One of the neat things about Christianity is the way that it transforms the way you relate to other people.
How do you relate to other people if you are an atheist? Well, on atheism, there isn’t any way you ought to be that is independent of your own personal preferences. And there isn’t anyway other people ought to be, either. Instead, atheists tend to reduce relationships down to the level of making themselves happy. On an atheistic view, the purpose of life is to pursue happiness, and relationships with other people are just another part of pursuing happiness. Atheists will look at people as a means to help them achieve happiness in this life.
But things are different on Christianity. When Christians start to act on their belief that the Christian worldview is true, they have a completely different view of how they should relate to other people. Rather than trying to dominate them or using them for pleasure, we instead look at other people as God’s creatures who are made for a relationship with God. And this applies regardless of whether the person is ugly or pretty, young or old, short or tall, rich or poor. Everybody has to know God, and it becomes the Christian’s job to help with that.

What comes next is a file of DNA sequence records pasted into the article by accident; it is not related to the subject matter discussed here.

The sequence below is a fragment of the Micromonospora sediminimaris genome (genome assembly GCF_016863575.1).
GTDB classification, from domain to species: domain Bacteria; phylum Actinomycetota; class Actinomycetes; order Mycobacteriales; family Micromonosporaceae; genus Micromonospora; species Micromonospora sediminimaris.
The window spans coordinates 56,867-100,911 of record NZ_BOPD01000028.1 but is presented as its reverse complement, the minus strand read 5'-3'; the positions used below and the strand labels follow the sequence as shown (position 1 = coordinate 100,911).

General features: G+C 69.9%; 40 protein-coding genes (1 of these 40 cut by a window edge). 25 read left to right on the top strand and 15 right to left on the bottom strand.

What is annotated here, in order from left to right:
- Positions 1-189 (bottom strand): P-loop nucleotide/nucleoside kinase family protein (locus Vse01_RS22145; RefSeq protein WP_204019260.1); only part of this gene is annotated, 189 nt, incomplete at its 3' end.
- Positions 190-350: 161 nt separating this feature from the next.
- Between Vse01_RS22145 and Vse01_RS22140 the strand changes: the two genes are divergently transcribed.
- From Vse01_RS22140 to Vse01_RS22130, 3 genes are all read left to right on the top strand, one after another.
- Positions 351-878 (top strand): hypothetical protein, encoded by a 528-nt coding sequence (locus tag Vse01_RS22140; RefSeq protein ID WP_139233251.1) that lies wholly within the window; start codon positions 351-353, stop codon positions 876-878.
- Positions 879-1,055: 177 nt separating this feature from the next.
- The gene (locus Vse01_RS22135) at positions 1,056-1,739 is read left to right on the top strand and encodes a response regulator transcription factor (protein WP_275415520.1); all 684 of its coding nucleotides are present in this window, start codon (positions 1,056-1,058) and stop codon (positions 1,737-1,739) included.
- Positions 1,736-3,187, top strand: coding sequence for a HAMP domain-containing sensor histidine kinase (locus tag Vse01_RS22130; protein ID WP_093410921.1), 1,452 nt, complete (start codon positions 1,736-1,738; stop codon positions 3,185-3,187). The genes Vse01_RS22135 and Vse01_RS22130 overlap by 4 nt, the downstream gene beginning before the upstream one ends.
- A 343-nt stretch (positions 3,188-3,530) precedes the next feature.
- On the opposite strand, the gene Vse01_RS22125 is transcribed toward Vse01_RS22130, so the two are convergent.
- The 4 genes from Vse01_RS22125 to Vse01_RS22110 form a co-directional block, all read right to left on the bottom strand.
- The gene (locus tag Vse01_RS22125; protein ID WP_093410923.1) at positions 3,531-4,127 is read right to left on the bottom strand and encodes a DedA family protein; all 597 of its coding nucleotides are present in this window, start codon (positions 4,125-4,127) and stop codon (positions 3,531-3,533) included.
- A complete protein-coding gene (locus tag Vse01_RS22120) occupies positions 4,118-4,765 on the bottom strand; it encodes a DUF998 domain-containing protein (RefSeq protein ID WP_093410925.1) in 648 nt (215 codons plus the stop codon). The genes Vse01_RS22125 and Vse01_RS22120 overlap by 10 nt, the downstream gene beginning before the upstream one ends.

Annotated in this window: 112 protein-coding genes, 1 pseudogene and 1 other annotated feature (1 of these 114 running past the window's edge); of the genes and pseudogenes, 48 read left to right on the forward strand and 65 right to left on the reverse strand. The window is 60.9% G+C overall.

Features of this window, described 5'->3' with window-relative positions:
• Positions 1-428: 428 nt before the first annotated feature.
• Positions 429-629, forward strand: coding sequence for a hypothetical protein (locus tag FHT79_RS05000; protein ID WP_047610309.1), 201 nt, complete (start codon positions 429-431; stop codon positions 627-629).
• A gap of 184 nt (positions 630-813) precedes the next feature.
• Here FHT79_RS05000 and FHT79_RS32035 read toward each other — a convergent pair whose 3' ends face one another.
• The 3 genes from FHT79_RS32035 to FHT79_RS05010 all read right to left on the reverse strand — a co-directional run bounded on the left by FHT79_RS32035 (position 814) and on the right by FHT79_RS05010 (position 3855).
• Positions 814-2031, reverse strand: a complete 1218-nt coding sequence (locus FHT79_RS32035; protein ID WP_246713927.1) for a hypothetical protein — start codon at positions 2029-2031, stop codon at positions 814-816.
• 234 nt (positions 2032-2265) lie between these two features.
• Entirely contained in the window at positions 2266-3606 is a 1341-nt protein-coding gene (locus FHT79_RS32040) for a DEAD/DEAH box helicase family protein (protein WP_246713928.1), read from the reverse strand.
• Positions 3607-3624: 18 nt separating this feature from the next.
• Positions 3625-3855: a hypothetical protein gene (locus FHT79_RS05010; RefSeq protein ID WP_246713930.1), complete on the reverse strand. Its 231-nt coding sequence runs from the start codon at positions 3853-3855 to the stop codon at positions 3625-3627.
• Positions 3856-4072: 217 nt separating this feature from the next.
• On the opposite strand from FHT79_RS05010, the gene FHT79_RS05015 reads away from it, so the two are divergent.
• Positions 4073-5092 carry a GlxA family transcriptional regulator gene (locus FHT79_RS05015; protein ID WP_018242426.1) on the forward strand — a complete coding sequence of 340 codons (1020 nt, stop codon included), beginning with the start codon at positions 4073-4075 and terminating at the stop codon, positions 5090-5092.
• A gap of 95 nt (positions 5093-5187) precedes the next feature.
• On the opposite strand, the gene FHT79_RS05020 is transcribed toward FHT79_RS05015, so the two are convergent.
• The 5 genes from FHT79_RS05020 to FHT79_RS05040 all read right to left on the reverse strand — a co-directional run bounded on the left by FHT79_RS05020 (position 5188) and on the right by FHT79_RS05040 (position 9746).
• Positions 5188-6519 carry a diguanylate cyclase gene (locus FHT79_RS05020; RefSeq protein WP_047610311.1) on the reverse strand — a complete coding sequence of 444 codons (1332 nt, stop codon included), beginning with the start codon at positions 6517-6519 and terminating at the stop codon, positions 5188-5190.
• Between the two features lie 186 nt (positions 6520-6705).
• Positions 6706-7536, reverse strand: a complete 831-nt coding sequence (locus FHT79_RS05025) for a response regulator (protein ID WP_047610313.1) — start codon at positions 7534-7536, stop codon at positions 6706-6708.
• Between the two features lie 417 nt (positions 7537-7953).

Consider this post by Laura at GOP Refugee/Pursuing Holiness, where she explains how she’s had to put her own desires second in order to take a long-term, God-centered view of her relationships.
There’s no time like the holidays to bring out the Jerry Springer in people. A time to gather, a time to remember… all those decades of past slights and offenses, real and imagined. We’re currently undergoing such a drama in my family. In years past, I would have enthusiastically engaged in it, fiercely defending my position and making a case to show why I’m right, dammit, and you need to [stop, start, resume] [behaving a certain way.] Over the years, my perspective has gradually changed as I slog through this pursuit of holiness. I’m less concerned with my own honor and more with God’s.
Wow! Go read the whole thing. This is something that Christians often struggle with that non-Christians never imagine is even an issue. Every day Christians deny their own desire to be selfish in relationships so that they don’t negatively impact other people’s vertical relationship with God. It’s hard for anybody to just let these interpersonal squabbles go unanswered. But we Christians are duty-bound to consider what God wants in relationships. We don’t want to distract you non-Christians from the main issue of being reconciled with God through Christ!